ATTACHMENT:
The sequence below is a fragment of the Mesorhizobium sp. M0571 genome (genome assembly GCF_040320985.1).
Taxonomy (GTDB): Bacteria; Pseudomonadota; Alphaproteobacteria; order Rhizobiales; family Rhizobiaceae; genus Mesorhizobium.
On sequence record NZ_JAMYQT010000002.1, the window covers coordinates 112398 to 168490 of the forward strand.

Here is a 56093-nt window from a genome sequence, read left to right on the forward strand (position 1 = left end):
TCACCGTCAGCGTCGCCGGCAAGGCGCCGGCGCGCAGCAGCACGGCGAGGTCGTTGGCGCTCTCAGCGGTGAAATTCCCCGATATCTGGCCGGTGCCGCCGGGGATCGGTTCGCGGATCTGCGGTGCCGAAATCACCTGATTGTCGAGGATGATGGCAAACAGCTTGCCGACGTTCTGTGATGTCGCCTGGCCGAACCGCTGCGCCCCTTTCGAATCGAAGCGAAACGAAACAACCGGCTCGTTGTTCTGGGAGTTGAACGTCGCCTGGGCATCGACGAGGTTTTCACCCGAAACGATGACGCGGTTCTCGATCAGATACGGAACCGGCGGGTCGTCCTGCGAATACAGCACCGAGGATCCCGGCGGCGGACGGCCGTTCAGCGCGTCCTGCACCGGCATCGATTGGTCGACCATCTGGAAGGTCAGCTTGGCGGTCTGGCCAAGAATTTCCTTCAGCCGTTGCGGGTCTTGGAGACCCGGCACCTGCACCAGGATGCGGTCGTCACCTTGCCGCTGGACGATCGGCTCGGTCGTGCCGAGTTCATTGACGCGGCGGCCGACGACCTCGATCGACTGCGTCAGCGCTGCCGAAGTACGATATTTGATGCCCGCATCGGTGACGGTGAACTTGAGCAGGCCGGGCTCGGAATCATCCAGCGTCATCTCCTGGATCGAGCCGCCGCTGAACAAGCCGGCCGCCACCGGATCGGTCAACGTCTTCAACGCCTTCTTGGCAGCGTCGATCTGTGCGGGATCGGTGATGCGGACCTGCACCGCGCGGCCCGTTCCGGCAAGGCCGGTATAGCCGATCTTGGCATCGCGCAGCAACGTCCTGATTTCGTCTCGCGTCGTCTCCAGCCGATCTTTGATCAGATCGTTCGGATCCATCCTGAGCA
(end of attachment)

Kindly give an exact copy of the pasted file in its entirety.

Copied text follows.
The sequence below is a fragment of the Mesorhizobium sp. M0571 genome (genome assembly GCF_040320985.1).
Taxonomy (GTDB): Bacteria; Pseudomonadota; Alphaproteobacteria; order Rhizobiales; family Rhizobiaceae; genus Mesorhizobium.
On sequence record NZ_JAMYQT010000002.1, the window covers coordinates 112398 to 168490 of the forward strand.

Here is a 56093-nt window from a genome sequence, read left to right on the forward strand (position 1 = left end):
TCACCGTCAGCGTCGCCGGCAAGGCGCCGGCGCGCAGCAGCACGGCGAGGTCGTTGGCGCTCTCAGCGGTGAAATTCCCCGATATCTGGCCGGTGCCGCCGGGGATCGGTTCGCGGATCTGCGGTGCCGAAATCACCTGATTGTCGAGGATGATGGCAAACAGCTTGCCGACGTTCTGTGATGTCGCCTGGCCGAACCGCTGCGCCCCTTTCGAATCGAAGCGAAACGAAACAACCGGCTCGTTGTTCTGGGAGTTGAACGTCGCCTGGGCATCGACGAGGTTTTCACCCGAAACGATGACGCGGTTCTCGATCAGATACGGAACCGGCGGGTCGTCCTGCGAATACAGCACCGAGGATCCCGGCGGCGGACGGCCGTTCAGCGCGTCCTGCACCGGCATCGATTGGTCGACCATCTGGAAGGTCAGCTTGGCGGTCTGGCCAAGAATTTCCTTCAGCCGTTGCGGGTCTTGGAGACCCGGCACCTGCACCAGGATGCGGTCGTCACCTTGCCGCTGGACGATCGGCTCGGTCGTGCCGAGTTCATTGACGCGGCGGCCGACGACCTCGATCGACTGCGTCAGCGCTGCCGAAGTACGATATTTGATGCCCGCATCGGTGACGGTGAACTTGAGCAGGCCGGGCTCGGAATCATCCAGCGTCATCTCCTGGATCGAGCCGCCGCTGAACAAGCCGGCCGCCACCGGATCGGTCAACGTCTTCAACGCCTTCTTGGCAGCGTCGATCTGTGCGGGATCGGTGATGCGGACCTGCACCGCGCGGCCCGTTCCGGCAAGGCCGGTATAGCCGATCTTGGCATCGCGCAGCAACGTCCTGATTTCGTCTCGCGTCGTCTCCAGCCGATCTTTGATCAGATCGTTCGGATCCATCCTGAGCA